newest oldest most voted
Notify of

Very nice article! You might want to also see the discussion about it on our forums too, quite a few responses there:

Steph Bell
Really enjoyed the article, i myself a collector find myself debating physical copy or digital. But to storage is a hassale. I havr found myself to at the hands of gamestop messing up my pre-order of kingdom heart dream drop limited edition. At the moment i will play both fields. I wish digital would be less than the physical. Nintendo reasoning makes no sense. They place extra money into making physical copies. Pricing both copies the same will allow them to make for product cost as well as gain profit. The gaming industry is changing some good and others bad.… Read more »

the only valid arguments are the memory problem and the price. The rest of your arguments come down to ‘but I dont want change’. When the 2 main problems are corrected there will be no real reason to buy a physical copy other then ‘that’s what I’ m used to.’ The gaming industry wll go full digital, not because the industry will want it, but because new generations won’t have the same habits of buying physical games and will not blind themselves for the benefits digital can offer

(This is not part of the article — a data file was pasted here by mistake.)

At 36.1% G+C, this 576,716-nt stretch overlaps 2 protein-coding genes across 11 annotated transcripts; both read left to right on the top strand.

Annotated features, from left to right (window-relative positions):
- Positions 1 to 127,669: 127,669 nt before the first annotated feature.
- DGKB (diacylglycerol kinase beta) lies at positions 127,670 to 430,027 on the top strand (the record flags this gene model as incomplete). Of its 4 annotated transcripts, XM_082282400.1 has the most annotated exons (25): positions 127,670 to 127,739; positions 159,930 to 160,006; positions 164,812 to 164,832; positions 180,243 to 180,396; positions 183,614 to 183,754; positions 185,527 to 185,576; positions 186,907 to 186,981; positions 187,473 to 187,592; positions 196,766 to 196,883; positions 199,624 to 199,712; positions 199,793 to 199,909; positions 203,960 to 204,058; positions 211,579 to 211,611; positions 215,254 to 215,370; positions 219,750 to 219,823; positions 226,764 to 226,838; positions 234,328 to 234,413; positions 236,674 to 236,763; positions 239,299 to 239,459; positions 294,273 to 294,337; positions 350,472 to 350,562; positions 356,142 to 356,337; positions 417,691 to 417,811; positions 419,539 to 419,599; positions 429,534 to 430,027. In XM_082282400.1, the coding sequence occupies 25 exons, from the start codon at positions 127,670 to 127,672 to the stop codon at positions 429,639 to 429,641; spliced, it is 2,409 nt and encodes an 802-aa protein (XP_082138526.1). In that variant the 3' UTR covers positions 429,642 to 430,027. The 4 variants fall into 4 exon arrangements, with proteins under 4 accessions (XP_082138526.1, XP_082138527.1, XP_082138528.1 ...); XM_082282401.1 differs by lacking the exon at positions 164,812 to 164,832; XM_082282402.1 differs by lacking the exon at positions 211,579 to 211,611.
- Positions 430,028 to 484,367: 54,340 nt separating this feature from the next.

benefits digital offer . disadvantages benefits other 27. end of.


i don’t want to pay for an Eshop card on top of the 40$ on the eshop

I have 3 small eshop games : 3d classics Kirby, wario land 3, and pic 3d I bought them because there are no physical copies but I wanted them and still enjoy them but with digital its hard. what happened when I want to buy a console….after the 3ds and find out there is no way of transferring those 3 eshop titles to the new console? or a way where you can put them into a cartridge!( SHOULD BE POSSIBLE) physical rules but sometimes I have no choice for digital. + I cant get my £1 something out of the… Read more »

We never run out of digital stock and can always re-download/back-up games in case it goes corrupt. If we lost/damage physical cart, it’s bye-bye and you need to buy a new one.